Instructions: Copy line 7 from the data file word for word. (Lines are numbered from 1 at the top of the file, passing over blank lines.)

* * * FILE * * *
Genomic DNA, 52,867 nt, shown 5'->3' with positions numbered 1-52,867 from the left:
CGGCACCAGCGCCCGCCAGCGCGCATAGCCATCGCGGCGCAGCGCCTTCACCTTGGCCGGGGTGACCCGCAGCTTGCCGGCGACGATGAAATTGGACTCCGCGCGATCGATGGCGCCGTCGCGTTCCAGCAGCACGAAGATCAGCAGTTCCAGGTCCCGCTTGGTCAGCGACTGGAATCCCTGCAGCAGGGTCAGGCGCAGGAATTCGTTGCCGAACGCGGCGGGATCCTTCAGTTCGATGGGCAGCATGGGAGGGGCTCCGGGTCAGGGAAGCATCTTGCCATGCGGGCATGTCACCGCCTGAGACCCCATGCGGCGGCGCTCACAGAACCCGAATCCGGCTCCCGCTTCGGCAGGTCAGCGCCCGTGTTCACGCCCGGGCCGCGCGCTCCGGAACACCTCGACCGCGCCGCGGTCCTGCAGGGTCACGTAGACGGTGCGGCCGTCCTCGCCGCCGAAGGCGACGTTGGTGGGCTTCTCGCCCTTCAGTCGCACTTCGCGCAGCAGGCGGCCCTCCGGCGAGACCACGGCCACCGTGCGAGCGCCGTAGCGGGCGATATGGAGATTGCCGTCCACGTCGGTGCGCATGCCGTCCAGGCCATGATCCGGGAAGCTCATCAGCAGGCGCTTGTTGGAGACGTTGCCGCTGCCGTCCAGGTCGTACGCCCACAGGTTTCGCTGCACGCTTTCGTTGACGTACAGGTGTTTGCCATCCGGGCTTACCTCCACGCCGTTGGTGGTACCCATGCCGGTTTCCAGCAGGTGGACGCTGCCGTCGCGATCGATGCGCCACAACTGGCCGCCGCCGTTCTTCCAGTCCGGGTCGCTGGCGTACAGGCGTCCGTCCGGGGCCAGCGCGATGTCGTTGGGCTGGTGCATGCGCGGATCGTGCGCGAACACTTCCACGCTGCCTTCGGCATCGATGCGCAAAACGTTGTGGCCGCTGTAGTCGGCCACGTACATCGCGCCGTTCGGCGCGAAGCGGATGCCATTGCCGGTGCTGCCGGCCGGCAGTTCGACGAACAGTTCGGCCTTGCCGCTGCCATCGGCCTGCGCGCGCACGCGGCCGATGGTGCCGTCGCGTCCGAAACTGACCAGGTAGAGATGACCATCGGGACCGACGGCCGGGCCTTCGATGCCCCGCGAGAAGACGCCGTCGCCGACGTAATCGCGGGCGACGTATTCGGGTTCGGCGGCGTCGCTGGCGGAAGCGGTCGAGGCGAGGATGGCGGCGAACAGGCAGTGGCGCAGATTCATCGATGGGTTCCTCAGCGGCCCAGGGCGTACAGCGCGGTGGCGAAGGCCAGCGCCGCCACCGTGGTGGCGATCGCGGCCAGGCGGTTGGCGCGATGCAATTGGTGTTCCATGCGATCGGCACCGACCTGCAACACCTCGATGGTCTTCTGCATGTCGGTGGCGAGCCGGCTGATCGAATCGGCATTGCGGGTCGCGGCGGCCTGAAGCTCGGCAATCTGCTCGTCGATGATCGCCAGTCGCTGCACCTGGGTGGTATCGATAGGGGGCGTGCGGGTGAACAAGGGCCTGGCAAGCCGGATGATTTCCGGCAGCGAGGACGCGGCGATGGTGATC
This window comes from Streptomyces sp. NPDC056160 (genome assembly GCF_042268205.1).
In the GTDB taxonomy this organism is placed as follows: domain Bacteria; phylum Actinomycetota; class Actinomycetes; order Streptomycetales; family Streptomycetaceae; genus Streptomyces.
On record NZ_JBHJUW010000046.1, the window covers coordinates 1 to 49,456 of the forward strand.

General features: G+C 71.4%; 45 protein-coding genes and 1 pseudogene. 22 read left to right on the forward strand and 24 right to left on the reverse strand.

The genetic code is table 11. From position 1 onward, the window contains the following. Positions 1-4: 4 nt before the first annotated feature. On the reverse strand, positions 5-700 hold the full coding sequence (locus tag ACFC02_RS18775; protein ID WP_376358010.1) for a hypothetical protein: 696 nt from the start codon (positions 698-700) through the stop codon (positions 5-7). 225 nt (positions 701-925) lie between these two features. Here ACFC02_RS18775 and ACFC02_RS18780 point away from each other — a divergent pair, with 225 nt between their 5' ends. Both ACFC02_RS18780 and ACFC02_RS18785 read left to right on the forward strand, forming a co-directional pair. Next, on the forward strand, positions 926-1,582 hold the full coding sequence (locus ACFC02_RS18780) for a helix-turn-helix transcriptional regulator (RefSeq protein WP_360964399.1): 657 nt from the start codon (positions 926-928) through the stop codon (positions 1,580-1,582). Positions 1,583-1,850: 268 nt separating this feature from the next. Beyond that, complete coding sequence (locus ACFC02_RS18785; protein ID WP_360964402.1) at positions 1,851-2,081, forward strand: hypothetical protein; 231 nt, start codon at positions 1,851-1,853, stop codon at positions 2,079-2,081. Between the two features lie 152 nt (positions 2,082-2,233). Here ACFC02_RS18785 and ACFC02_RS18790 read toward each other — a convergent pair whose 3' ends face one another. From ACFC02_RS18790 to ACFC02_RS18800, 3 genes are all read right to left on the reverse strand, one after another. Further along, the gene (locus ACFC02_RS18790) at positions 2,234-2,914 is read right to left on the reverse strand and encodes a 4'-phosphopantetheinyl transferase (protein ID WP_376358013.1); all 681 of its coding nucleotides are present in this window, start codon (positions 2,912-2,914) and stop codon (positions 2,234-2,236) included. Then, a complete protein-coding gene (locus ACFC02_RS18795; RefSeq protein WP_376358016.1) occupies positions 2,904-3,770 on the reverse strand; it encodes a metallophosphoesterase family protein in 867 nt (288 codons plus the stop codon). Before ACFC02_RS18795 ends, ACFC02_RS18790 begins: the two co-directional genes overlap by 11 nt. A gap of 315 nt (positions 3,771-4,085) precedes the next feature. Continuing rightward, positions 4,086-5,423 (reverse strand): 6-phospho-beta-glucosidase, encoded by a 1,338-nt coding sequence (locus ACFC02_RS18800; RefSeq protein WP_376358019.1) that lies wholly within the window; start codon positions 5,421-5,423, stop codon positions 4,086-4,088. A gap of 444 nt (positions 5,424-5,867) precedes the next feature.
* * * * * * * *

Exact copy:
The genetic code is table 11. From position 1 onward, the window contains the following. Positions 1-4: 4 nt before the first annotated feature. On the reverse strand, positions 5-700 hold the full coding sequence (locus tag ACFC02_RS18775; protein ID WP_376358010.1) for a hypothetical protein: 696 nt from the start codon (positions 698-700) through the stop codon (positions 5-7). 225 nt (positions 701-925) lie between these two features. Here ACFC02_RS18775 and ACFC02_RS18780 point away from each other — a divergent pair, with 225 nt between their 5' ends. Both ACFC02_RS18780 and ACFC02_RS18785 read left to right on the forward strand, forming a co-directional pair. Next, on the forward strand, positions 926-1,582 hold the full coding sequence (locus ACFC02_RS18780) for a helix-turn-helix transcriptional regulator (RefSeq protein WP_360964399.1): 657 nt from the start codon (positions 926-928) through the stop codon (positions 1,580-1,582). Positions 1,583-1,850: 268 nt separating this feature from the next. Beyond that, complete coding sequence (locus ACFC02_RS18785; protein ID WP_360964402.1) at positions 1,851-2,081, forward strand: hypothetical protein; 231 nt, start codon at positions 1,851-1,853, stop codon at positions 2,079-2,081. Between the two features lie 152 nt (positions 2,082-2,233). Here ACFC02_RS18785 and ACFC02_RS18790 read toward each other — a convergent pair whose 3' ends face one another. From ACFC02_RS18790 to ACFC02_RS18800, 3 genes are all read right to left on the reverse strand, one after another. Further along, the gene (locus ACFC02_RS18790) at positions 2,234-2,914 is read right to left on the reverse strand and encodes a 4'-phosphopantetheinyl transferase (protein ID WP_376358013.1); all 681 of its coding nucleotides are present in this window, start codon (positions 2,912-2,914) and stop codon (positions 2,234-2,236) included. Then, a complete protein-coding gene (locus ACFC02_RS18795; RefSeq protein WP_376358016.1) occupies positions 2,904-3,770 on the reverse strand; it encodes a metallophosphoesterase family protein in 867 nt (288 codons plus the stop codon). Before ACFC02_RS18795 ends, ACFC02_RS18790 begins: the two co-directional genes overlap by 11 nt. A gap of 315 nt (positions 3,771-4,085) precedes the next feature. Continuing rightward, positions 4,086-5,423 (reverse strand): 6-phospho-beta-glucosidase, encoded by a 1,338-nt coding sequence (locus ACFC02_RS18800; RefSeq protein WP_376358019.1) that lies wholly within the window; start codon positions 5,421-5,423, stop codon positions 4,086-4,088. A gap of 444 nt (positions 5,424-5,867) precedes the next feature.